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Redis cross reference

 
 

    


0001 Where to find complete Redis documentation?
0002 -------------------------------------------
0003 
0004 This README is just a fast "quick start" document. You can find more detailed
0005 documentation at http://redis.io
0006 
0007 Building Redis
0008 --------------
0009 
0010 Redis can be compiled and used on Linux, OSX, OpenBSD, NetBSD, FreeBSD.
0011 We support big endian and little endian architectures.
0012 
0013 It may compile on Solaris derived systems (for instance SmartOS) but our
0014 support for this platform is "best effort" and Redis is not guaranteed to
0015 work as well as in Linux, OSX, and *BSD there.
0016 
0017 It is as simple as:
0018 
0019     % make
0020 
0021 You can run a 32 bit Redis binary using:
0022 
0023     % make 32bit
0024 
0025 After building Redis is a good idea to test it, using:
0026 
0027     % make test
0028 
0029 NOTE: if after building Redis with a 32 bit target you need to rebuild it
0030       with a 64 bit target you need to perform a "make clean" in the root
0031       directory of the Redis distribution.
0032 
0033 Allocator
0034 ---------
0035 
0036 Selecting a non-default memory allocator when building Redis is done by setting
0037 the `MALLOC` environment variable. Redis is compiled and linked against libc
0038 malloc by default, with the exception of jemalloc being the default on Linux
0039 systems. This default was picked because jemalloc has proven to have fewer
0040 fragmentation problems than libc malloc.
0041 
0042 To force compiling against libc malloc, use:
0043 
0044     % make MALLOC=libc
0045 
0046 To compile against jemalloc on Mac OS X systems, use:
0047 
0048     % make MALLOC=jemalloc
0049 
0050 Verbose build
0051 -------------
0052 
0053 Redis will build with a user friendly colorized output by default.
0054 If you want to see a more verbose output use the following:
0055 
0056     % make V=1
0057 
0058 Running Redis
0059 -------------
0060 
0061 To run Redis with the default configuration just type:
0062 
0063     % cd src
0064     % ./redis-server
0065     
0066 If you want to provide your redis.conf, you have to run it using an additional
0067 parameter (the path of the configuration file):
0068 
0069     % cd src
0070     % ./redis-server /path/to/redis.conf
0071 
0072 It is possible to alter the Redis configuration passing parameters directly
0073 as options using the command line. Examples:
0074 
0075     % ./redis-server --port 9999 --slaveof 127.0.0.1 6379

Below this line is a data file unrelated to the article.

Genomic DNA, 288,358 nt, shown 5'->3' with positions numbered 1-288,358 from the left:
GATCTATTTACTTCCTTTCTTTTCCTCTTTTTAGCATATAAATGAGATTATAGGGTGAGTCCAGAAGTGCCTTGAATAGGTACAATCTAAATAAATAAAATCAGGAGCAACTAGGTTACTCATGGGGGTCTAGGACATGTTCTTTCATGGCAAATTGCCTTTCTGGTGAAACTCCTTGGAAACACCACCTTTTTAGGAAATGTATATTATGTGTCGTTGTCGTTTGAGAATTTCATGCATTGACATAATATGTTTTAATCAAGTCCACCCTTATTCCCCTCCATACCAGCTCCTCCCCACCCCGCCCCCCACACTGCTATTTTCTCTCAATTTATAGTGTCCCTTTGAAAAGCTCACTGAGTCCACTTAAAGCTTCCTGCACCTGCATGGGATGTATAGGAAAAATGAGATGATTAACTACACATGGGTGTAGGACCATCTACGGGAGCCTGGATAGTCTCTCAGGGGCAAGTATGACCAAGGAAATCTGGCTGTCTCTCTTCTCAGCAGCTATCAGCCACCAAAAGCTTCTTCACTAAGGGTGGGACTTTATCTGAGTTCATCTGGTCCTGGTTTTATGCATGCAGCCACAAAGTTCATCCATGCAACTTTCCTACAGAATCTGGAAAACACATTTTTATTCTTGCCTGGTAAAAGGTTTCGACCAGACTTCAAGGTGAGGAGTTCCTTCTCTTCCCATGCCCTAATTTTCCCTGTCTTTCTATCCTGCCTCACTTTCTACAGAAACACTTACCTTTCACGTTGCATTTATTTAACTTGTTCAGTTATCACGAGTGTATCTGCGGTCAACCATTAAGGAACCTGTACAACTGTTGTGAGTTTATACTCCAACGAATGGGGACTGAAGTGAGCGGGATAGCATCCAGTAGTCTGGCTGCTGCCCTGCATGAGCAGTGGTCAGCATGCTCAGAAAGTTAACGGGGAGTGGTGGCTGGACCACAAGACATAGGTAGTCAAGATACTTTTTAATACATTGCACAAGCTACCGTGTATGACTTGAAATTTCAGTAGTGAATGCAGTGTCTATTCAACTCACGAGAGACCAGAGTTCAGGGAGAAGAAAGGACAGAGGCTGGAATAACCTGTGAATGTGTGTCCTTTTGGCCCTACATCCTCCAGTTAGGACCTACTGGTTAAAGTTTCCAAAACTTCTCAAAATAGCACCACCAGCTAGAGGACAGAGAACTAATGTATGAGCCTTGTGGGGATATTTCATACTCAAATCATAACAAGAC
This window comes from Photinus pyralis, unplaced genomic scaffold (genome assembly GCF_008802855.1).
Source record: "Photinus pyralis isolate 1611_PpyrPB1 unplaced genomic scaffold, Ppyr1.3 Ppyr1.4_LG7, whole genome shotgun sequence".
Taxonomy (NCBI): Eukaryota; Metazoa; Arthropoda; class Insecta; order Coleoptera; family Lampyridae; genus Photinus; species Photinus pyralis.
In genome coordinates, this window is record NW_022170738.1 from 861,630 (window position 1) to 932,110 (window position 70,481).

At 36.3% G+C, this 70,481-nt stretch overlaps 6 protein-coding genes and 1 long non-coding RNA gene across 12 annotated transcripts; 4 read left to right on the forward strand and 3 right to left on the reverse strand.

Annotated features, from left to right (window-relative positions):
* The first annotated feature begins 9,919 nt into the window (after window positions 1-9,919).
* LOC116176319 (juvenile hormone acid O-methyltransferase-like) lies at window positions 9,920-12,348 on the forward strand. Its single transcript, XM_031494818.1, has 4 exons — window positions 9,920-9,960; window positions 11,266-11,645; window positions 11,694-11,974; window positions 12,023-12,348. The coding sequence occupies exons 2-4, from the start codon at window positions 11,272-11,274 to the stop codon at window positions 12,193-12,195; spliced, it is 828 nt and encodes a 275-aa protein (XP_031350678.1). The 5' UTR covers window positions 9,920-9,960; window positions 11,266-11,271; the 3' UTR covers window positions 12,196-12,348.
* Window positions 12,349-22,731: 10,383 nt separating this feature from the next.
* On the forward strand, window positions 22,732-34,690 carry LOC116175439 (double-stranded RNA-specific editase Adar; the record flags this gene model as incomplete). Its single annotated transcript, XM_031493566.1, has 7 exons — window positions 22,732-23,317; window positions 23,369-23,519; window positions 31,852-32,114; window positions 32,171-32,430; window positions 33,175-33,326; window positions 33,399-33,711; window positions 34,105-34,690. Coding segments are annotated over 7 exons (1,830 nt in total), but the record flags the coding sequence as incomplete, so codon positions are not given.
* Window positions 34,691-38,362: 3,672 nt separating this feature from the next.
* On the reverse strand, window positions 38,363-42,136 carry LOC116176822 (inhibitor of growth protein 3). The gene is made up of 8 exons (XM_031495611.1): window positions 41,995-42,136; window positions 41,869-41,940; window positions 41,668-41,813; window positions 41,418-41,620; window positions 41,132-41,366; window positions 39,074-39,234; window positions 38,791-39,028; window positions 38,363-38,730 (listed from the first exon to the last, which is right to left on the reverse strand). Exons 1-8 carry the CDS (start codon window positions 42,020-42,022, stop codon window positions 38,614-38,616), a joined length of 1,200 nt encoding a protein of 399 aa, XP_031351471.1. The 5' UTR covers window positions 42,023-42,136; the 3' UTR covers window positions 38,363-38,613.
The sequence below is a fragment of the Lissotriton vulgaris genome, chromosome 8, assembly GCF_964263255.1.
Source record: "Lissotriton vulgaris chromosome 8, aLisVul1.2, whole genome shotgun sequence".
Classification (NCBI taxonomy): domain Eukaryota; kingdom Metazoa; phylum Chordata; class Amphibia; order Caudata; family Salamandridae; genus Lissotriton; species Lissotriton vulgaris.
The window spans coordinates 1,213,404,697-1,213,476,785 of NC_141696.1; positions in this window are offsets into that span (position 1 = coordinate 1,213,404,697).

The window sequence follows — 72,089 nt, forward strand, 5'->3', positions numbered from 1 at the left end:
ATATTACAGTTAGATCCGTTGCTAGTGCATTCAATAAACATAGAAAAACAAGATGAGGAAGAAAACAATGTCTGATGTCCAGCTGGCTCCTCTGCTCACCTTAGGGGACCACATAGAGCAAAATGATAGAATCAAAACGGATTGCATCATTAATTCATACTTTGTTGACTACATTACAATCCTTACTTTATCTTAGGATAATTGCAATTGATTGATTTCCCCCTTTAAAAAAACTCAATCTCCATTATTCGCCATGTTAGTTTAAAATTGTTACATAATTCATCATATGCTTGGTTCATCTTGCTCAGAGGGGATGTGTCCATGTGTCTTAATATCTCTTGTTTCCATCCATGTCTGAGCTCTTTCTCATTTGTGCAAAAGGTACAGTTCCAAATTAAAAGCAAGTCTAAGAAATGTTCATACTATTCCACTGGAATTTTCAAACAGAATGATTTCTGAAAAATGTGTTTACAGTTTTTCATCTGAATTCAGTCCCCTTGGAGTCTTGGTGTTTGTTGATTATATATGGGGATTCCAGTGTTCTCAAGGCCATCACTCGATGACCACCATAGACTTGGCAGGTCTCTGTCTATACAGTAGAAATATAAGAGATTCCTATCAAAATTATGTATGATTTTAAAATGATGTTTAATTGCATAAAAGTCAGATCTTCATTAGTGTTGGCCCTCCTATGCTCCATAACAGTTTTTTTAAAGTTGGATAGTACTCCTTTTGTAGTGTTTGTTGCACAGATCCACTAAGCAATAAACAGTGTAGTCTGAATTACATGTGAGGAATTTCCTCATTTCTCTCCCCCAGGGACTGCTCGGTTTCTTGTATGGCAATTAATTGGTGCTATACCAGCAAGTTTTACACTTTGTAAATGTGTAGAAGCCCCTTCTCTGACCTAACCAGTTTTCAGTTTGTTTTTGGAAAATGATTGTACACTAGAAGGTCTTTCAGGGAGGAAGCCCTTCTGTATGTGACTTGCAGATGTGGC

0076     % ./redis-server /etc/redis/6379.conf --loglevel debug
0077 
0078 All the options in redis.conf are also supported as options using the command
0079 line, with exactly the same name.
0080 
0081 Playing with Redis
0082 ------------------
0083 
0084 You can use redis-cli to play with Redis. Start a redis-server instance,
0085 then in another terminal try the following:
0086 
0087     % cd src
0088     % ./redis-cli
0089     redis> ping
0090     PONG
0091     redis> set foo bar
0092     OK
0093     redis> get foo
0094     "bar"
0095     redis> incr mycounter
0096     (integer) 1
0097     redis> incr mycounter
0098     (integer) 2
0099     redis> 
0100 
0101 You can find the list of all the available commands here:
0102 
0103     http://redis.io/commands
0104 
0105 Installing Redis
0106 -----------------
0107 
0108 In order to install Redis binaries into /usr/local/bin just use:
0109 
0110     % make install
0111 
0112 You can use "make PREFIX=/some/other/directory install" if you wish to use a
0113 different destination.
0114 
0115 Make install will just install binaries in your system, but will not configure
0116 init scripts and configuration files in the appropriate place. This is not
0117 needed if you want just to play a bit with Redis, but if you are installing
0118 it the proper way for a production system, we have a script doing this
0119 for Ubuntu and Debian systems:
0120 
0121     % cd utils
0122     % ./install_server
0123 
0124 The script will ask you a few questions and will setup everything you need
0125 to run Redis properly as a background daemon that will start again on
0126 system reboots.
0127 
0128 You'll be able to stop and start Redis using the script named
0129 /etc/init.d/redis_<portnumber>, for instance /etc/init.d/redis_6379.
0130 
0131 Code contributions
0132 ---
0133 
0134 Note: by contributing code to the Redis project in any form, including sending
0135 a pull request via Github, a code fragment or patch via private email or
0136 public discussion groups, you agree to release your code under the terms
0137 of the BSD license that you can find in the COPYING file included in the Redis
0138 source distribution.
0139 
0140 Please see the CONTRIBUTING file in this source distribution for more
0141 information.
0142 
0143 Enjoy!